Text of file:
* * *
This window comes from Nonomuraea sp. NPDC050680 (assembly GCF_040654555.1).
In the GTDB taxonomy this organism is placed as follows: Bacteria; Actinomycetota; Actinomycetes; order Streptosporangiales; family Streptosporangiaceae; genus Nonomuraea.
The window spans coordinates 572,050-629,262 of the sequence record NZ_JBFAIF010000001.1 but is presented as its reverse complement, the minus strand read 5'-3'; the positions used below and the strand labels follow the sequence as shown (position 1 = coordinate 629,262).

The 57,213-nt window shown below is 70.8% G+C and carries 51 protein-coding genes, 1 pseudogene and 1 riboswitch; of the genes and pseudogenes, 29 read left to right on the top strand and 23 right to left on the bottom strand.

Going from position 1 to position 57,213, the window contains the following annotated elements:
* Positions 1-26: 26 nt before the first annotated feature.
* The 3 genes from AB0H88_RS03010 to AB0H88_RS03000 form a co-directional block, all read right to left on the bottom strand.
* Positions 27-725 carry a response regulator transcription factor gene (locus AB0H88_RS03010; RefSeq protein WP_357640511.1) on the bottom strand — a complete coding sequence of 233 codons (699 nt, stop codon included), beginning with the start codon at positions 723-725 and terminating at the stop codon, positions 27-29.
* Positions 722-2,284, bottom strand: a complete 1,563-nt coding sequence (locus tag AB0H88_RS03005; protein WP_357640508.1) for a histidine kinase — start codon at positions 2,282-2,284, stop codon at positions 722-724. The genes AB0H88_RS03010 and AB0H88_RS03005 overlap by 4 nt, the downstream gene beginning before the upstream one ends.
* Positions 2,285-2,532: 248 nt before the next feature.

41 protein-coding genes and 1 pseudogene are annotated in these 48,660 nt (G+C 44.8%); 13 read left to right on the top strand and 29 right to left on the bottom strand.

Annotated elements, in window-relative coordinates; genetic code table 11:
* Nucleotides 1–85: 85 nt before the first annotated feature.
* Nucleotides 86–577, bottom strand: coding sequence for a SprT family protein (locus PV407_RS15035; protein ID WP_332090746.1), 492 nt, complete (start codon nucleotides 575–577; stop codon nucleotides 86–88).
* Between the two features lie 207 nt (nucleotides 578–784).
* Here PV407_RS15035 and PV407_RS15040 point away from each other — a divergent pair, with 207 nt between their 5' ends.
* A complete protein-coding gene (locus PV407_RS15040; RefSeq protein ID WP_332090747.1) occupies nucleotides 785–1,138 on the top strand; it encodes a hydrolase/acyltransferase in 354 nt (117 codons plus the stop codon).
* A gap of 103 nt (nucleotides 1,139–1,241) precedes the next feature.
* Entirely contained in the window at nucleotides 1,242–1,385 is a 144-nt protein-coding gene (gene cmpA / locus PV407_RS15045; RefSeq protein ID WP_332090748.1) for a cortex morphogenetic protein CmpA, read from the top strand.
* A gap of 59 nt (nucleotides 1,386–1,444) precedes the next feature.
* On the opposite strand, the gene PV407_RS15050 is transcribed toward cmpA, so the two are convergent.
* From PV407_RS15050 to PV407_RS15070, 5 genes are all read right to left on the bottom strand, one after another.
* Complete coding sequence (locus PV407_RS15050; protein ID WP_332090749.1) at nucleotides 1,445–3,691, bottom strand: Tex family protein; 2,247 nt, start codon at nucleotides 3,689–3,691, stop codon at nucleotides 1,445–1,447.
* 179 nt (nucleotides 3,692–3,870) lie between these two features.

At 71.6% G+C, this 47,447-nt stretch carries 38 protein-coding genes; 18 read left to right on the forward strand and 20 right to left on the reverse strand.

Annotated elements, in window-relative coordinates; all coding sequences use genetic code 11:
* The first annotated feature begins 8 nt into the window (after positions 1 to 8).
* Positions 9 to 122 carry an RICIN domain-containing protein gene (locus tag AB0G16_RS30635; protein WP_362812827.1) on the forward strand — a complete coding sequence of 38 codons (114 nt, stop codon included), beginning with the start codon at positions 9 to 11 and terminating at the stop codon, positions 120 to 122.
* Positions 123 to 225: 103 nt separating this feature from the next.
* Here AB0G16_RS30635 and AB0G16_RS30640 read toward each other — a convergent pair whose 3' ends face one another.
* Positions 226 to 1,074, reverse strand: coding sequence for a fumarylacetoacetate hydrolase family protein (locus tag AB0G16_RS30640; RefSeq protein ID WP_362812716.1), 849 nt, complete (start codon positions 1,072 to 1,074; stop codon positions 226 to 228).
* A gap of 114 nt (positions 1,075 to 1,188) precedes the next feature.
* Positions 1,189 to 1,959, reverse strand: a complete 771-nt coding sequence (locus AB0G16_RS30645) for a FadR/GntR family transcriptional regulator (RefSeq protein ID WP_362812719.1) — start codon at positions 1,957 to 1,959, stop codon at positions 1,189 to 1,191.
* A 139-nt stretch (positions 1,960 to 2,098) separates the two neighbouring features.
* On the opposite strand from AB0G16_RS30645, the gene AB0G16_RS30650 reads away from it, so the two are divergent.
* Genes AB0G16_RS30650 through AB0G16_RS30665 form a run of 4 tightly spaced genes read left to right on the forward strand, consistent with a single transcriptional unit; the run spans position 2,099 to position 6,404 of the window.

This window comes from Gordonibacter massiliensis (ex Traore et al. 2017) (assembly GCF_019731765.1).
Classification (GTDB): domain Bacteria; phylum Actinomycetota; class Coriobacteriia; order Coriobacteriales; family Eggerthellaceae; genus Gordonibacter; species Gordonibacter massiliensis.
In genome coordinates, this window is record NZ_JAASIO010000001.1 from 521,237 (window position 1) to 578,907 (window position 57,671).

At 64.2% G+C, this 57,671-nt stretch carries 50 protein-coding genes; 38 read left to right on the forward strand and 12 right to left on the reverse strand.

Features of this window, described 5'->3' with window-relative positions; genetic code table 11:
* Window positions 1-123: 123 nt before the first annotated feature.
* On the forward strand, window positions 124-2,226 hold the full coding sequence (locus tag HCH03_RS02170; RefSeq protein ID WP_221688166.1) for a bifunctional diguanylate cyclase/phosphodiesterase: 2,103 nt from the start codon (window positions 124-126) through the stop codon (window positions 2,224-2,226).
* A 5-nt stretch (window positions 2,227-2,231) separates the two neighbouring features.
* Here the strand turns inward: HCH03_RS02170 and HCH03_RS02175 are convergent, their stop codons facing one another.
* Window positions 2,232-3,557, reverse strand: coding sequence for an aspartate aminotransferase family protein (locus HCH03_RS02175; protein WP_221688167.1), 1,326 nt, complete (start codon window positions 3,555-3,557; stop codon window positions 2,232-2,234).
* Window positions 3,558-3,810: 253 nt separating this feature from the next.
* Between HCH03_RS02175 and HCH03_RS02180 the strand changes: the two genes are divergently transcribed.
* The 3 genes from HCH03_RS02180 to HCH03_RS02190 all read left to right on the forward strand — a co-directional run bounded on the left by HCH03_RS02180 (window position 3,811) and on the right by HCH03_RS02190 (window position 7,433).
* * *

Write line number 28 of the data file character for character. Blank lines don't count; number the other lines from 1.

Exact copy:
* Positions 9 to 122 carry an RICIN domain-containing protein gene (locus tag AB0G16_RS30635; protein WP_362812827.1) on the forward strand — a complete coding sequence of 38 codons (114 nt, stop codon included), beginning with the start codon at positions 9 to 11 and terminating at the stop codon, positions 120 to 122.